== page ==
Data Geek III – Analysis of Delays on Chicago Buses
This blog post is my third and final part of my entry for the 2014 Data Geek Challenge.
As described in my previous blog post about the Bus Tracked Dataset (step 2), the City of Chicago in general and the Chicago Transit Authority in particular have made major efforts to leverage IT and deliver a better experience for their customers. In addition, these data are available for developers like us. Let’s analyze bus delays in the city of Chicago (the final infographic is available as an attachment).
100% of buses are on-time!
I have collected information from the position and status (delayed / on time) of buses in Chicago over the month of October 2014 (see step 2). My data collection system wasn’t really reliable, so the data is pretty spotty. To sum it up, out of 4,261 checks, only 36 buses were delayed. Believe it or not, this represents only 0.85, which means that on average 100% of the buses were on time!
Which routes? What day?
Drilling-down into the available information, we need to figure out if these were exceptions or if any outlier could be found. If you select all the delayed vehicules, group them by route and visualize them in a bar chart, you’ll notice that there are no real outliers. This would have potentially helped identify a troublesome intersection or district, but it’s not the case here.
However, if you reproduce the same analysis by day, the result clearly identifies Sunday as a sour spot. Looking a little closer, we can see that only 3 out of 7 days are showing. In this particular instance, I believe the reason is that the source data is inconsistent. Since I worked mostly on Sundays on the data source, most data were collected on this day, which doesn’t mean most delays were on week-ends.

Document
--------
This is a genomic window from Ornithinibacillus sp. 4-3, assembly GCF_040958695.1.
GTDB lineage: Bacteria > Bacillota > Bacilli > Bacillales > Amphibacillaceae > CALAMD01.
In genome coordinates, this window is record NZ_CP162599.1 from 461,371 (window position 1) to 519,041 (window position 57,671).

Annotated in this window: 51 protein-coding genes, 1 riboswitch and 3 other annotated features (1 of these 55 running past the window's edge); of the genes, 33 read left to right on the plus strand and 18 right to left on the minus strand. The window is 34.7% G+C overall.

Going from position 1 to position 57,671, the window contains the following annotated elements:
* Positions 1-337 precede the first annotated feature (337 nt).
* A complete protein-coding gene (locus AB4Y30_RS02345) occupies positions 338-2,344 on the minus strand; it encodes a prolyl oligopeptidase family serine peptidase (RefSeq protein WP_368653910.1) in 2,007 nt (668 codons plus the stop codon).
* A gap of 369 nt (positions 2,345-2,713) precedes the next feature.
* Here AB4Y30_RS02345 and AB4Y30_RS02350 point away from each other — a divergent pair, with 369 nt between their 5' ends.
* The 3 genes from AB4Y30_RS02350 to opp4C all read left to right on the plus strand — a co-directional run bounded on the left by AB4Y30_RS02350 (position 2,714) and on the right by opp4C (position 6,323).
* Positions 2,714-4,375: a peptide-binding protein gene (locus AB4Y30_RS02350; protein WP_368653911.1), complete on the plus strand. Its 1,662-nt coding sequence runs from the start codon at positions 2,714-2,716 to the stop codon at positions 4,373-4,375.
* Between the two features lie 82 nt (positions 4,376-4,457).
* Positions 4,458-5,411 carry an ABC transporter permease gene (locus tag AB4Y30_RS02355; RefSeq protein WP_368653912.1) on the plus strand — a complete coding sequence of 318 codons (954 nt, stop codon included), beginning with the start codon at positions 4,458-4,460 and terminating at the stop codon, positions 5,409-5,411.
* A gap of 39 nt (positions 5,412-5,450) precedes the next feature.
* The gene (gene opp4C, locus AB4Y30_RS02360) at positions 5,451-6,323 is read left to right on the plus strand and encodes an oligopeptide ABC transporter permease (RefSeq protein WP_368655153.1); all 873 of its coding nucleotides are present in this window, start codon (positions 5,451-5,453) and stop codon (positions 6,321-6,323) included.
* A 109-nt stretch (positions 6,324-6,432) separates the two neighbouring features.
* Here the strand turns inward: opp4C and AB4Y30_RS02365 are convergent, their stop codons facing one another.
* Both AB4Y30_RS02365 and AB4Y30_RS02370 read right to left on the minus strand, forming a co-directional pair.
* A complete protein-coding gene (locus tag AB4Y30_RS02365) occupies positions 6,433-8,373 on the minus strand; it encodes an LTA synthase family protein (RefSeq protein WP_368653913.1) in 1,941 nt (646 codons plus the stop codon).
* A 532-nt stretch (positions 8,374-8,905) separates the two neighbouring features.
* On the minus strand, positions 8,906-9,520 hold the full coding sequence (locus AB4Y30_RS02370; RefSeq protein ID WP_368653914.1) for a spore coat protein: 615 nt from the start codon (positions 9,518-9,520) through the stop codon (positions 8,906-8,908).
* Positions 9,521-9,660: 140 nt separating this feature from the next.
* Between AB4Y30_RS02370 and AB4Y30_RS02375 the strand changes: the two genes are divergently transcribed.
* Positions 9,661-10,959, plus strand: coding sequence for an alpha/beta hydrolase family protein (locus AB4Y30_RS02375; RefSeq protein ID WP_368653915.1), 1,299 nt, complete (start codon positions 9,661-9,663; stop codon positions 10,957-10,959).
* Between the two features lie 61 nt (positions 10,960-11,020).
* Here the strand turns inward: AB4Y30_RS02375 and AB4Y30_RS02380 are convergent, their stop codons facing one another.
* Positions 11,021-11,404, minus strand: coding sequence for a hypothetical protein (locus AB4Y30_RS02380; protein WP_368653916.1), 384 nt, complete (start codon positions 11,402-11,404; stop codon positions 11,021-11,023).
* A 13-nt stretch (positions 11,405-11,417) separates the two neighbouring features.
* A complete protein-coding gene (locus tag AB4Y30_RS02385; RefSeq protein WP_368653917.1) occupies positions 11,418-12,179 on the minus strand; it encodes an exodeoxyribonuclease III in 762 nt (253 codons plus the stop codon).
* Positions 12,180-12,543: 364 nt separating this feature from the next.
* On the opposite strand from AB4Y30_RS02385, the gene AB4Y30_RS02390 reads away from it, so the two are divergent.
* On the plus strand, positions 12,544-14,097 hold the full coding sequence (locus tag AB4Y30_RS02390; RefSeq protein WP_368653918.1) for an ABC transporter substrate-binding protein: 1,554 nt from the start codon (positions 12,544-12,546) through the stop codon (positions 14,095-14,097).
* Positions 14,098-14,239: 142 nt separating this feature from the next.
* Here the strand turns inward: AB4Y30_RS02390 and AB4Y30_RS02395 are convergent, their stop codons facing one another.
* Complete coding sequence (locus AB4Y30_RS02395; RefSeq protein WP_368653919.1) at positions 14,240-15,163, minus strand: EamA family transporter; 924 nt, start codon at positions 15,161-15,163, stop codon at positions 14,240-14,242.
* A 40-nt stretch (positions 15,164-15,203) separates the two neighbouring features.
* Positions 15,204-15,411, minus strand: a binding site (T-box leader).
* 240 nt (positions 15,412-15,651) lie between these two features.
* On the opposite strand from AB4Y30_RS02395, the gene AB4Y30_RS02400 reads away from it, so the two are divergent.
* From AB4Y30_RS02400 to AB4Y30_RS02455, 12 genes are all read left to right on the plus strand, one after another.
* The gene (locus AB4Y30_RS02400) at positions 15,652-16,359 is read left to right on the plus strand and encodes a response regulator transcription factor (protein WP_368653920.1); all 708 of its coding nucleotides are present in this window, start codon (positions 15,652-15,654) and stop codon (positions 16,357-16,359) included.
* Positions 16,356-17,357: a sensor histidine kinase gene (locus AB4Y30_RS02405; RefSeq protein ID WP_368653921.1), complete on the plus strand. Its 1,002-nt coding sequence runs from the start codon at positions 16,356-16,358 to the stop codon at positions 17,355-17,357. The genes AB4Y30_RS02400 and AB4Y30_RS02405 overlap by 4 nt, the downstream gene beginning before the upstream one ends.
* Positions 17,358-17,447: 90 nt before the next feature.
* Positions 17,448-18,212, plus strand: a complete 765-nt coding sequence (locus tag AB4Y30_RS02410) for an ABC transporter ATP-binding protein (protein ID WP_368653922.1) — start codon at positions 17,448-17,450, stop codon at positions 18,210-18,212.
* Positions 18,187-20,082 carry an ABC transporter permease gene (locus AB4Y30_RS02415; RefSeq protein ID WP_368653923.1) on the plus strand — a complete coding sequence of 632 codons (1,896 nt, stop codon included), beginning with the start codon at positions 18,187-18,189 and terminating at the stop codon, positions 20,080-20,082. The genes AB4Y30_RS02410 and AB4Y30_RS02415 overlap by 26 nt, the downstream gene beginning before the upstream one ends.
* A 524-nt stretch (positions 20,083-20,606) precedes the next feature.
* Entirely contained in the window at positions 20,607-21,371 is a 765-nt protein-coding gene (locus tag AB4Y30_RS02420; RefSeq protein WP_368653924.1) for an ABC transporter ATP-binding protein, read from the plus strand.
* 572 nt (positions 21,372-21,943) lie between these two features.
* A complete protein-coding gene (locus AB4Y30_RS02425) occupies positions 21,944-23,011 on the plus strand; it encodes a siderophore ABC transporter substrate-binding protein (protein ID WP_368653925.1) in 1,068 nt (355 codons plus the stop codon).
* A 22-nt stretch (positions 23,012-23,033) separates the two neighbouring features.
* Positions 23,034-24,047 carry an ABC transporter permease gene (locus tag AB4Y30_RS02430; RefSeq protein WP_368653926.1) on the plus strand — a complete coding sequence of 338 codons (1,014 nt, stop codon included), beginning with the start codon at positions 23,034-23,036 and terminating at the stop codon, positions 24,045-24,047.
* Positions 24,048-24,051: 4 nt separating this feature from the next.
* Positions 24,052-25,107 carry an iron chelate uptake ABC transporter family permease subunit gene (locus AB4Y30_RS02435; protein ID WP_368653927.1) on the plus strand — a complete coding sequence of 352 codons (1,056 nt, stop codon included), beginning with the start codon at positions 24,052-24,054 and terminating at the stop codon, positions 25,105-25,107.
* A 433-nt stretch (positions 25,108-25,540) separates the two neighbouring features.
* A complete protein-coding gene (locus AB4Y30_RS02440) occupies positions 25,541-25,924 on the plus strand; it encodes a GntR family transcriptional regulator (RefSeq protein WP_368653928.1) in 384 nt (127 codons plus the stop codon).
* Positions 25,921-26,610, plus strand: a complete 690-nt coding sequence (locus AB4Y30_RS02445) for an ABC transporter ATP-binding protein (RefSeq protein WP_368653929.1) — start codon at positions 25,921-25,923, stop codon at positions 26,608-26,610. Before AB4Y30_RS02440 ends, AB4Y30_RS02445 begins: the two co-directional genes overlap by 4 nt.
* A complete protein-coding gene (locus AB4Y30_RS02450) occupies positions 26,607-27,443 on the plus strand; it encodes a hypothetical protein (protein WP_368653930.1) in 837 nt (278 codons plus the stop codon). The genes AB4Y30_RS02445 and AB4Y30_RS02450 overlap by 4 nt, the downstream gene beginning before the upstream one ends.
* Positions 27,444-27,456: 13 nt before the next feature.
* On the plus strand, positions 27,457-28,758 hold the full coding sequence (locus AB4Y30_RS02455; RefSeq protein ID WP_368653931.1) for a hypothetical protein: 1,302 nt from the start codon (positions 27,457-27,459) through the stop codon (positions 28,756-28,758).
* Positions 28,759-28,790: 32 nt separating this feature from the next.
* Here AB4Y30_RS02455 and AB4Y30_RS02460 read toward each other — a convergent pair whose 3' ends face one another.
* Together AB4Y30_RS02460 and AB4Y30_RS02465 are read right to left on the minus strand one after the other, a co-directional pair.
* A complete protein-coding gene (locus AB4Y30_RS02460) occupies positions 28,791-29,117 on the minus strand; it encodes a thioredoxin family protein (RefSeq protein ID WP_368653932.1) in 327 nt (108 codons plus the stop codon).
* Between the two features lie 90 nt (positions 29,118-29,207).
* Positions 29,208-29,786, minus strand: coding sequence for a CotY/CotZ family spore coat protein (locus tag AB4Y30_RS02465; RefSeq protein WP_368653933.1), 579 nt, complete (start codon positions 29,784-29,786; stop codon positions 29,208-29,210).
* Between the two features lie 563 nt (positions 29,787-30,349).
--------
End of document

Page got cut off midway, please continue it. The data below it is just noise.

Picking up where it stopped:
I leveraged the Google Maps Custom Extension detailed in step 1 to identify the location of incidents. There’s an old saying in the windy city: “There are only 2 seasons: snow and construction”. Therefore, I searched for pockets of delays that could be explained by local events. Again, as you can see here, there are no clear clusters of delays in the data I collected.
Since I couldn’t find a clear pattern either in the routes, or in the days, or in the location of the delays, I tried to perform a text analysis using the service bulletins. There is no measurable correlation between delays in bus transit and the events described in the bulletins, but we can easily see here that “Reroute” and “Bus Stop Relocation” are the events with most impact.
Conclusion and Learning Points
Overall, this data visualization exercise didn’t reveal unexpected insights, except for the fact that buses in Chicago are almost always on time. That’s a pretty good news.
On the other hand, I believe the idea of the Data Geek Challenge is less in the insights than in the learning process, which was my biggest achievement this year. Here are some of my learning points:
- In every data analytic projects, data is king. In this particular case, I was able to identify holes when drilling by day, but was limited by the data quality,
- The best feature of Lumira in this situation is the ability to simply update the data and refresh the analysis. I will improve my data collection system and rerun the analysis next month and maybe I will be able to identify something else,
- Custom visualizations are very powerful on the desktop, but cannot be shared with the Lumira Cloud. They can however be shared within an organization by leveraging the Lumira Server,
- It was my first time using pictograms on the Compose section of Lumira. I was surprised to discover it needs SVG files. You can either download data sets like SVG Map Icons or create your own with a good old notepad (like I did) or use a specialized graphics tool like Inkscape
- I am by no means a designer, so I used a great trick I learned from Mico Yuk ‘s webinars: check some design websites and find inspiration or buy a theme or template. My favorite is GraphicRiver
- The Lumira Team is amazing and was always there to help me when I ran into some bumps, especially with the custom extension.
I would encourage everybody to give the next Data Geek Challenge a try. It’s a great way to have fun while learning.